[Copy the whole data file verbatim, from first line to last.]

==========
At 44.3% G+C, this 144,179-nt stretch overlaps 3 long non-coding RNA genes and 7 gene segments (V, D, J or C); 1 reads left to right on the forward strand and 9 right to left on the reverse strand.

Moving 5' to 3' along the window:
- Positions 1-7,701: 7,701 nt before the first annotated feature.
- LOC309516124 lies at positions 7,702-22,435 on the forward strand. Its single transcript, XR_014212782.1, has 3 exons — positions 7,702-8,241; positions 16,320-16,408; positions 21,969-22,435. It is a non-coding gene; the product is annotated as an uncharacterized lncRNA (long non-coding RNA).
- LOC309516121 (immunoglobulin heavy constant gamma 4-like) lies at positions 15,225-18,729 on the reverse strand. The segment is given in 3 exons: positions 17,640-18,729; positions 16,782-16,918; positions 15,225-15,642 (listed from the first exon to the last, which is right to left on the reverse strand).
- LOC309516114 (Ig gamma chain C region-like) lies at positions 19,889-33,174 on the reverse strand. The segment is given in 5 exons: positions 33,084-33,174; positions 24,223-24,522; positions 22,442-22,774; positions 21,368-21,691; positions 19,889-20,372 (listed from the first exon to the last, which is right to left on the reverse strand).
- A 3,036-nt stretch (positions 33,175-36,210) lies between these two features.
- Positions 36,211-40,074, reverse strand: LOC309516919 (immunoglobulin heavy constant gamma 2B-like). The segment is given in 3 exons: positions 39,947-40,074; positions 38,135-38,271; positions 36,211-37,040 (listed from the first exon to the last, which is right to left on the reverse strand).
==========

At 44.3% G+C, this 144,179-nt stretch overlaps 3 long non-coding RNA genes and 7 gene segments (V, D, J or C); 1 reads left to right on the forward strand and 9 right to left on the reverse strand.

Moving 5' to 3' along the window:
- Positions 1-7,701: 7,701 nt before the first annotated feature.
- LOC309516124 lies at positions 7,702-22,435 on the forward strand. Its single transcript, XR_014212782.1, has 3 exons — positions 7,702-8,241; positions 16,320-16,408; positions 21,969-22,435. It is a non-coding gene; the product is annotated as an uncharacterized lncRNA (long non-coding RNA).
- LOC309516121 (immunoglobulin heavy constant gamma 4-like) lies at positions 15,225-18,729 on the reverse strand. The segment is given in 3 exons: positions 17,640-18,729; positions 16,782-16,918; positions 15,225-15,642 (listed from the first exon to the last, which is right to left on the reverse strand).
- LOC309516114 (Ig gamma chain C region-like) lies at positions 19,889-33,174 on the reverse strand. The segment is given in 5 exons: positions 33,084-33,174; positions 24,223-24,522; positions 22,442-22,774; positions 21,368-21,691; positions 19,889-20,372 (listed from the first exon to the last, which is right to left on the reverse strand).
- A 3,036-nt stretch (positions 33,175-36,210) lies between these two features.
- Positions 36,211-40,074, reverse strand: LOC309516919 (immunoglobulin heavy constant gamma 2B-like). The segment is given in 3 exons: positions 39,947-40,074; positions 38,135-38,271; positions 36,211-37,040 (listed from the first exon to the last, which is right to left on the reverse strand).